THE WASHINGTON POST – One of my favourite ways to bond with my mom is to wrap dumplings together. After so many years of tradition, our fingers follow muscle memory, folding in the filling and creasing the edges while we catch up on our lives.
Dumpling season is around the corner with the upcoming Lunar New Year, but the pandemic has postponed my plans to return home to California. I’ll have to make my dumplings alone in Florida.
This makes me think about when I first shipped out to college and my parents sent along frozen buns and dumplings so I could easily reach for a taste of home. And later, when I lived by myself in Hong Kong, a nearby dumpling shop was a perfect panacea for my homesickness.
Since sheltering at home, I’ve been making dumplings more often, every two to three weeks, and freezing them. Whenever the mood strikes, I boil or fry them up and lessen my sense of isolation for a bit.
Dumpling maker Calvin Shea recommended adding shrimp, he advises coarsely chopping them to leave a snap when you bite into it. His fillings are even more complicated, with ground chicken, carrots, celery, cabbage, scallions and ginger; or scallops with jalapeño peppers, cilantro, scallions and napa cabbage. The Fort Lauderdale, Florida, school recruiter was making dumplings for himself until they took over his Instagram account, and followers begged him to sell them. Now he does so on the side.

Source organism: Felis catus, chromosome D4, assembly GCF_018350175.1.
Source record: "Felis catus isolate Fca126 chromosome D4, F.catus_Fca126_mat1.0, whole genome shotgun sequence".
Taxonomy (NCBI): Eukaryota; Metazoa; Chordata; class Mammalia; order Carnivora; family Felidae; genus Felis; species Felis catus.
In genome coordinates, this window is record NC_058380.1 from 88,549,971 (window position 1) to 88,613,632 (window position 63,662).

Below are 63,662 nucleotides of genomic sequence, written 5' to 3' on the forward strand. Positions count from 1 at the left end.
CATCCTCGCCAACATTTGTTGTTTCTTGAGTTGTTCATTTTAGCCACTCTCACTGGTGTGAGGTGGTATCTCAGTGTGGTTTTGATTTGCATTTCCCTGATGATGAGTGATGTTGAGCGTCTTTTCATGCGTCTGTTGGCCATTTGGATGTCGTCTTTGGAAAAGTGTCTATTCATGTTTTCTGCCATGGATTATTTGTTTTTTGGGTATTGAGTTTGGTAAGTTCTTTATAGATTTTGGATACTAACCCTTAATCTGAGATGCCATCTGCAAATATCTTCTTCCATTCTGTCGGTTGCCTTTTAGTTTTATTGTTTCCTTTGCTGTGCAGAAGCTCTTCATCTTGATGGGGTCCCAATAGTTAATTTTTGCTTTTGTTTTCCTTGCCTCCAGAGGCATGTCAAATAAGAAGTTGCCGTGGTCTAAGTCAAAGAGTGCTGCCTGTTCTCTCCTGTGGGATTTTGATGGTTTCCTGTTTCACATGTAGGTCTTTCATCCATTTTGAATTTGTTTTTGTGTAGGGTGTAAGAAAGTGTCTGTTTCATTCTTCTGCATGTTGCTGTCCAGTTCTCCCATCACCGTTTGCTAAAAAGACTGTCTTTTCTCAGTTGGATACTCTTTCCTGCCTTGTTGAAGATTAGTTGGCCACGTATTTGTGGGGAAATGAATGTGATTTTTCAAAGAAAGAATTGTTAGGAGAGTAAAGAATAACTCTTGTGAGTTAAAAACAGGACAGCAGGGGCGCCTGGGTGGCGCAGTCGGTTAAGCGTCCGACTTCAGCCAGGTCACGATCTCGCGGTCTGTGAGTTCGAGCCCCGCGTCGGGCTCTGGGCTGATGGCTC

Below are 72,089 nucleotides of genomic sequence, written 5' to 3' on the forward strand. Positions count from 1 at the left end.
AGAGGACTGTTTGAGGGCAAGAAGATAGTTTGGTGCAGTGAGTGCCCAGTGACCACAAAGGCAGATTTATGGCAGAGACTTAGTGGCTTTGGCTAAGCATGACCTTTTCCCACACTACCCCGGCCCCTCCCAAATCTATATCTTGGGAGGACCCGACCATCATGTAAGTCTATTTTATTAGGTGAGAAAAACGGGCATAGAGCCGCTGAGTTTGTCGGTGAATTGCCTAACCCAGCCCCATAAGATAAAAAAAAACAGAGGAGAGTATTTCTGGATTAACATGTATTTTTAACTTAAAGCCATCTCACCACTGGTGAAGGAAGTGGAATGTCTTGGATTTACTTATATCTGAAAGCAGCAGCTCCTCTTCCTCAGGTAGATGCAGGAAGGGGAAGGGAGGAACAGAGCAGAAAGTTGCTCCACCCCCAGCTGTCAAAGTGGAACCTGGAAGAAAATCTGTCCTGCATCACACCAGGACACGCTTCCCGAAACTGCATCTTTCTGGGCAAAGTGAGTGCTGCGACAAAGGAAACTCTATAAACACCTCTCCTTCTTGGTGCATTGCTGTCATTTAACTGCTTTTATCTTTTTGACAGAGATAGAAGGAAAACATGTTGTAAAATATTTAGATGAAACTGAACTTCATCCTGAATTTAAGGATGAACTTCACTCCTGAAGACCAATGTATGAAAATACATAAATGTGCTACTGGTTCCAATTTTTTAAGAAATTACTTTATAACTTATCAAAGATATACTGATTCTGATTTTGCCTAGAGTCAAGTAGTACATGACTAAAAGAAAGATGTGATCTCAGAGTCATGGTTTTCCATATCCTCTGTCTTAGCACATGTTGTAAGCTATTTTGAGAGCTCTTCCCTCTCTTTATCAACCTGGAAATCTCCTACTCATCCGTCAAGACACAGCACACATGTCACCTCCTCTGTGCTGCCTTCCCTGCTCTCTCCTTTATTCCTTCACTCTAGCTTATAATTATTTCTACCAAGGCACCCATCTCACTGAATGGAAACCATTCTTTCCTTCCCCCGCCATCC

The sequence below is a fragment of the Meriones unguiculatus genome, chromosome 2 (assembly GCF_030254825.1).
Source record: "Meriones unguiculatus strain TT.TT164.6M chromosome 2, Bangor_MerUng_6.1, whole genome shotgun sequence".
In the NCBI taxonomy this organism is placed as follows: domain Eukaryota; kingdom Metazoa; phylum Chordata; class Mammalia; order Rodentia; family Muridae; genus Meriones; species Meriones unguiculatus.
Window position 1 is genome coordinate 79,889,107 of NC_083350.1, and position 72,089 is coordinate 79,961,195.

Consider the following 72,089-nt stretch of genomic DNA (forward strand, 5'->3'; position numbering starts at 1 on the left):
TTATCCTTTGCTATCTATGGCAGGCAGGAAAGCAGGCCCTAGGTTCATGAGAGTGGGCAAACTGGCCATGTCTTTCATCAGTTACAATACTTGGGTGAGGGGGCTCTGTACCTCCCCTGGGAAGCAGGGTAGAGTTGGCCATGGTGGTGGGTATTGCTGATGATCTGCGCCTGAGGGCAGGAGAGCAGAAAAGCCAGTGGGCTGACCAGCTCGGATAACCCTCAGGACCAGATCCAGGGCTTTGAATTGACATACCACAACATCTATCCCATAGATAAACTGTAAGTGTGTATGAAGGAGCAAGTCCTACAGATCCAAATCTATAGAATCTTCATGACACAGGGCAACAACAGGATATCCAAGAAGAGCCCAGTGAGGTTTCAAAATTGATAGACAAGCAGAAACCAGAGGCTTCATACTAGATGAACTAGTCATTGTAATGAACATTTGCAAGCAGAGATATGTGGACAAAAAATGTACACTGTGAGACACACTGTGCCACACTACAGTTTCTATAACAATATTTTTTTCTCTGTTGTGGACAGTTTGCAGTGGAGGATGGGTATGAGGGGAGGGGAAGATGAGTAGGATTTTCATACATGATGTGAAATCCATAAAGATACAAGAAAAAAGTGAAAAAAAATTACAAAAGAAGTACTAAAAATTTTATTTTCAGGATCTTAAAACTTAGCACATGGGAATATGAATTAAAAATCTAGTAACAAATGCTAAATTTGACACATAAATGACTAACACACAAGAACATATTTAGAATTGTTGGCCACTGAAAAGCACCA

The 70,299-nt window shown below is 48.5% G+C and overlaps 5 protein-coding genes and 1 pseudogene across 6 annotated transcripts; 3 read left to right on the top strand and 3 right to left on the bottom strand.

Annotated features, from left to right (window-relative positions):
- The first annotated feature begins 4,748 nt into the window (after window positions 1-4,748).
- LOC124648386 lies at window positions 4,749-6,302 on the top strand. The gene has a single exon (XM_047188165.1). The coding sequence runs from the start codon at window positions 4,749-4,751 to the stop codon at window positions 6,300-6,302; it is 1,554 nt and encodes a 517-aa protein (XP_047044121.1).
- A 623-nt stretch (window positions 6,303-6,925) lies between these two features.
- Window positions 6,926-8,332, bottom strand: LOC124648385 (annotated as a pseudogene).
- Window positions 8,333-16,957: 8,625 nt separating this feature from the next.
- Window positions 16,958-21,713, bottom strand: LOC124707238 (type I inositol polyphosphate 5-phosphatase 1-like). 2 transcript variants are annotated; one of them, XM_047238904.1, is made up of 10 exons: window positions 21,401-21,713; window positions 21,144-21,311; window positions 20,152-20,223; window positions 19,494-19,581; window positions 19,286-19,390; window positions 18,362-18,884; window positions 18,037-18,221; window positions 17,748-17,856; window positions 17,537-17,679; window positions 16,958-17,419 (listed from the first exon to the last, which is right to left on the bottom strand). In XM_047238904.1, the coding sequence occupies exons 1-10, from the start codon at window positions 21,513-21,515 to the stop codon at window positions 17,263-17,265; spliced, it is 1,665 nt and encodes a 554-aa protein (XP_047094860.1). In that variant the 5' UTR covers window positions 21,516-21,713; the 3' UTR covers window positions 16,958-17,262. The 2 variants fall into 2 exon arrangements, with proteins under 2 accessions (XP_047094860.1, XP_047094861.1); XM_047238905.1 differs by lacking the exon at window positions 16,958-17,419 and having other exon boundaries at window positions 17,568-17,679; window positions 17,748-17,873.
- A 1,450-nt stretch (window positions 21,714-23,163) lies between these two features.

I’ve been doing this since I was a kid because that’s the only way I could spend time with her, Shea said about his 81-year-old mother. They’ve been making dumplings together since he was three, and still do so regularly since she visited last January from Taiwan and can’t return because of the pandemic.
He added that dumplings are a staple for the new year, because they resemble the old, traditional Chinese gold ingots, so you eat that for good luck going into the new year.
You make it with family, because that’s when everybody is gathered together, to talk about the past, what happened last year, going forward, what’s going to happen; out with the old, in with the new, Shea said.
Another tradition, Susan Qin said, is to wrap a cashew in one or two of the dumplings. Whoever ends up with these dumplings is granted good luck for the rest of the year.
As for the filling, Quin recommended marinating the meat in scallion, ginger water, soy sauce and chicken stock overnight. This keeps the filling from drying out as the dumplings cook.
My recipe provides a variation on this I saute chives, ginger and garlic in soy sauce and chicken stock. I add this mixture to the raw meat before folding it all into the wrappers. Scallions can be substituted for chives.
Filling ingredients can vary as long as they are sturdy enough to withstand boiling or frying, so a vegetarian option could include a napa cabbage mixture with carrots and shiitake mushrooms, or even chopped clear vermicelli noodles.
I don’t, however, recommend making the wrappers from scratch. It’s not an easy process, so I prefer buying ready-made dumpling skins. For variety, I use dumpling, wonton and vegetable skins. As for a dipping sauce, mine is usually soy sauce with a dollop of chili paste, but feel free to add grated garlic, scallions, chili oil and rice vinegar to taste.